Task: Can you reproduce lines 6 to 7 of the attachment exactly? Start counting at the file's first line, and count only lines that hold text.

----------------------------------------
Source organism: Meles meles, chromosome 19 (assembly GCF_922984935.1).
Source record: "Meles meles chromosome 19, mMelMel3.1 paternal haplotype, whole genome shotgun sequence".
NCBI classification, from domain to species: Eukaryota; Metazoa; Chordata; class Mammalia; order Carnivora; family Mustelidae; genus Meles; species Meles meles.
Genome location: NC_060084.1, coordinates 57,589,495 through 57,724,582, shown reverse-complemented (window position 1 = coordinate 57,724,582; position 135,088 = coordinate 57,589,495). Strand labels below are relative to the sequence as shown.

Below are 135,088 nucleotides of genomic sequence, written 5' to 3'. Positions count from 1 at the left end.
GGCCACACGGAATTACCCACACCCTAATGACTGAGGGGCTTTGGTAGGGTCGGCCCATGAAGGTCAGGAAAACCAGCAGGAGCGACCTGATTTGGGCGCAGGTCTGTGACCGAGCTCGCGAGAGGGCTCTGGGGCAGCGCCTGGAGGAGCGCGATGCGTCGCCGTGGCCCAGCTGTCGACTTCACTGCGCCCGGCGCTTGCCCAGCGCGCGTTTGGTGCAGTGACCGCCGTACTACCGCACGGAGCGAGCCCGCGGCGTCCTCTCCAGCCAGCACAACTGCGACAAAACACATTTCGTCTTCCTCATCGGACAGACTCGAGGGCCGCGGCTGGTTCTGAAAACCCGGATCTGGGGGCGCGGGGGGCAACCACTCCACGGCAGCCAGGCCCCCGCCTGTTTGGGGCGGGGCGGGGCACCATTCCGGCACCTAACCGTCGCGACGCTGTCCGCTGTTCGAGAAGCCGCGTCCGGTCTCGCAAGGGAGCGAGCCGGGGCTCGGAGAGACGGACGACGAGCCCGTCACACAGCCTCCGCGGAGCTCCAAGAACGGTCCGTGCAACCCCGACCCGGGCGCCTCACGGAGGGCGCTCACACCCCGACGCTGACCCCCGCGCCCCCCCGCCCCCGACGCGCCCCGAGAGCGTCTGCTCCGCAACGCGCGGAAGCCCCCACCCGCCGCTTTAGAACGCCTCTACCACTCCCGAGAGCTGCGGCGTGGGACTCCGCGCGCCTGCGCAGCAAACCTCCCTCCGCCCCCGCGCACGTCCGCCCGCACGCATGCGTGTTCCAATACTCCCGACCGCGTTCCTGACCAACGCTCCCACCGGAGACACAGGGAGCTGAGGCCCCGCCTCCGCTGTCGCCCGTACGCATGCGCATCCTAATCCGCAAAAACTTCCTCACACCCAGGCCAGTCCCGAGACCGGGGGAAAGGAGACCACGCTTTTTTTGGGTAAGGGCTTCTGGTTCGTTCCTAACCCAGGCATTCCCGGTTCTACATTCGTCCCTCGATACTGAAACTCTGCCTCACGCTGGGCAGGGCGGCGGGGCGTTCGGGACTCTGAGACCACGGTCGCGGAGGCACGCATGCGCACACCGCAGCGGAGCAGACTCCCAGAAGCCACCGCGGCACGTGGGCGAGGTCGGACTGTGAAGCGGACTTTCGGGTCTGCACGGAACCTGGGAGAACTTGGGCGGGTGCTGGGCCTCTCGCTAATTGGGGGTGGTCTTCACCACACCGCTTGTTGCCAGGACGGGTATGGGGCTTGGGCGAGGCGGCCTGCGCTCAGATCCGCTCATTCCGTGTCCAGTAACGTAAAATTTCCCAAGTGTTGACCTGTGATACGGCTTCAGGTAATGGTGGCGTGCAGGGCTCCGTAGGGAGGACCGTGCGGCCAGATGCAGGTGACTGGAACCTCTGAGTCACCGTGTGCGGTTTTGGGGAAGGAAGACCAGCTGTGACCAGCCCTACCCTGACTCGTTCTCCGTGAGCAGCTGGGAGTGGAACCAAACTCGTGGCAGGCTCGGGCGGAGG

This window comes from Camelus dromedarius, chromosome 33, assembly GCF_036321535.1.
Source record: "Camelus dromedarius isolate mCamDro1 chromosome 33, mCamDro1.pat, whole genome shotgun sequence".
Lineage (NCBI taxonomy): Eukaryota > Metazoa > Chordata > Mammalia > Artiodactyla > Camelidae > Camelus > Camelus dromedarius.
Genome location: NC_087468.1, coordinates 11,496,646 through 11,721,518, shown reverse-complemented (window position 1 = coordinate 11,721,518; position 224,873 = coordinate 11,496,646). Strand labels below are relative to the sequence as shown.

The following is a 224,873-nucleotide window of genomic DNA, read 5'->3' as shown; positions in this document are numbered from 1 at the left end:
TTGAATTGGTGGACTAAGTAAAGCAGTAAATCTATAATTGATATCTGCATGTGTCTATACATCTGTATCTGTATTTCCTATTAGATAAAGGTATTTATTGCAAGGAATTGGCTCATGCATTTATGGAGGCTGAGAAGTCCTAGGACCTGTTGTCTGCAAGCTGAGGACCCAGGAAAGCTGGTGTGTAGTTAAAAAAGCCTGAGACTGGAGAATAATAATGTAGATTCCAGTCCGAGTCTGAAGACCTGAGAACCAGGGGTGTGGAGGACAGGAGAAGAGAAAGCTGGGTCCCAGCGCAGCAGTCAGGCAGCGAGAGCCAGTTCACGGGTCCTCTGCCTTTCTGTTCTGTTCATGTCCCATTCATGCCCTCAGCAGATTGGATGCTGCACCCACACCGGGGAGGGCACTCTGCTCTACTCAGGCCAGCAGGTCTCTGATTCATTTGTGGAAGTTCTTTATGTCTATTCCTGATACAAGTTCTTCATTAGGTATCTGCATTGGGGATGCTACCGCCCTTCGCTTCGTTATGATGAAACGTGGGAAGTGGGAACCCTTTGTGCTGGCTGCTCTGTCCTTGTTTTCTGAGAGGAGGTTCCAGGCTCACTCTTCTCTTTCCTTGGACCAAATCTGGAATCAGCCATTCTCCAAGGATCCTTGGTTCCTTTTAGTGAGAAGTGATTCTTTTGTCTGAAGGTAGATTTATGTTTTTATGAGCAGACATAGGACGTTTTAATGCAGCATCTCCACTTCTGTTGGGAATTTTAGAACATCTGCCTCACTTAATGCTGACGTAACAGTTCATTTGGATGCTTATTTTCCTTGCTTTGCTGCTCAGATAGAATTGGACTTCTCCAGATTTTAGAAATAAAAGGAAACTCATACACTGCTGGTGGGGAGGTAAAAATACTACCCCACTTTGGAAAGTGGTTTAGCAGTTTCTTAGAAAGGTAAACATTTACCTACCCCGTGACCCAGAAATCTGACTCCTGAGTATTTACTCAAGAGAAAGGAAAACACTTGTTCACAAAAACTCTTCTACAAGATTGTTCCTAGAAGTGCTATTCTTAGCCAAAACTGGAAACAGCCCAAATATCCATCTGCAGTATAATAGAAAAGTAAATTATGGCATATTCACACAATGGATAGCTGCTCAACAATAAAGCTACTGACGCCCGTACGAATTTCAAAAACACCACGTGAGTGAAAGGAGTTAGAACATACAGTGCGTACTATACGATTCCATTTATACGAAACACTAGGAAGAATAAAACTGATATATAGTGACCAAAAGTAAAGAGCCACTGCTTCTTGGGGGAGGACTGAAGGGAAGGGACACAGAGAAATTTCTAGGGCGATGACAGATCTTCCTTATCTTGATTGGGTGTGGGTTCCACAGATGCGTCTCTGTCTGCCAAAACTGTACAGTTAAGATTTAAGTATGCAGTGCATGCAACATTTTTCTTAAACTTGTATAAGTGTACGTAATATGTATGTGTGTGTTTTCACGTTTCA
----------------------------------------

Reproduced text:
GGCCACACGGAATTACCCACACCCTAATGACTGAGGGGCTTTGGTAGGGTCGGCCCATGAAGGTCAGGAAAACCAGCAGGAGCGACCTGATTTGGGCGCAGGTCTGTGACCGAGCTCGCGAGAGGGCTCTGGGGCAGCGCCTGGAGGAGCGCGATGCGTCGCCGTGGCCCAGCTGTCGACTTCACTGCGCCCGGCGCTTGCCCAGCGCGCGTTTGGTGCAGTGACCGCCGTACTACCGCACGGAGCGAGCCCGCGGCGTCCTCTCCAGCCAGCACAACTGCGACAAAACACATTTCGTCTTCCTCATCGGACAGACTCGAGGGCCGCGGCTGGTTCTGAAAACCCGGATCTGGGGGCGCGGGGGGCAACCACTCCACGGCAGCCAGGCCCCCGCCTGTTTGGGGCGGGGCGGGGCACCATTCCGGCACCTAACCGTCGCGACGCTGTCCGCTGTTCGAGAAGCCGCGTCCGGTCTCGCAAGGGAGCGAGCCGGGGCTCGGAGAGACGGACGACGAGCCCGTCACACAGCCTCCGCGGAGCTCCAAGAACGGTCCGTGCAACCCCGACCCGGGCGCCTCACGGAGGGCGCTCACACCCCGACGCTGACCCCCGCGCCCCCCCGCCCCCGACGCGCCCCGAGAGCGTCTGCTCCGCAACGCGCGGAAGCCCCCACCCGCCGCTTTAGAACGCCTCTACCACTCCCGAGAGCTGCGGCGTGGGACTCCGCGCGCCTGCGCAGCAAACCTCCCTCCGCCCCCGCGCACGTCCGCCCGCACGCATGCGTGTTCCAATACTCCCGACCGCGTTCCTGACCAACGCTCCCACCGGAGACACAGGGAGCTGAGGCCCCGCCTCCGCTGTCGCCCGTACGCATGCGCATCCTAATCCGCAAAAACTTCCTCACACCCAGGCCAGTCCCGAGACCGGGGGAAAGGAGACCACGCTTTTTTTGGGTAAGGGCTTCTGGTTCGTTCCTAACCCAGGCATTCCCGGTTCTACATTCGTCCCTCGATACTGAAACTCTGCCTCACGCTGGGCAGGGCGGCGGGGCGTTCGGGACTCTGAGACCACGGTCGCGGAGGCACGCATGCGCACACCGCAGCGGAGCAGACTCCCAGAAGCCACCGCGGCACGTGGGCGAGGTCGGACTGTGAAGCGGACTTTCGGGTCTGCACGGAACCTGGGAGAACTTGGGCGGGTGCTGGGCCTCTCGCTAATTGGGGGTGGTCTTCACCACACCGCTTGTTGCCAGGACGGGTATGGGGCTTGGGCGAGGCGGCCTGCGCTCAGATCCGCTCATTCCGTGTCCAGTAACGTAAAATTTCCCAAGTGTTGACCTGTGATACGGCTTCAGGTAATGGTGGCGTGCAGGGCTCCGTAGGGAGGACCGTGCGGCCAGATGCAGGTGACTGGAACCTCTGAGTCACCGTGTGCGGTTTTGGGGAAGGAAGACCAGCTGTGACCAGCCCTACCCTGACTCGTTCTCCGTGAGCAGCTGGGAGTGGAACCAAACTCGTGGCAGGCTCGGGCGGAGG

This window comes from Camelus dromedarius, chromosome 33, assembly GCF_036321535.1.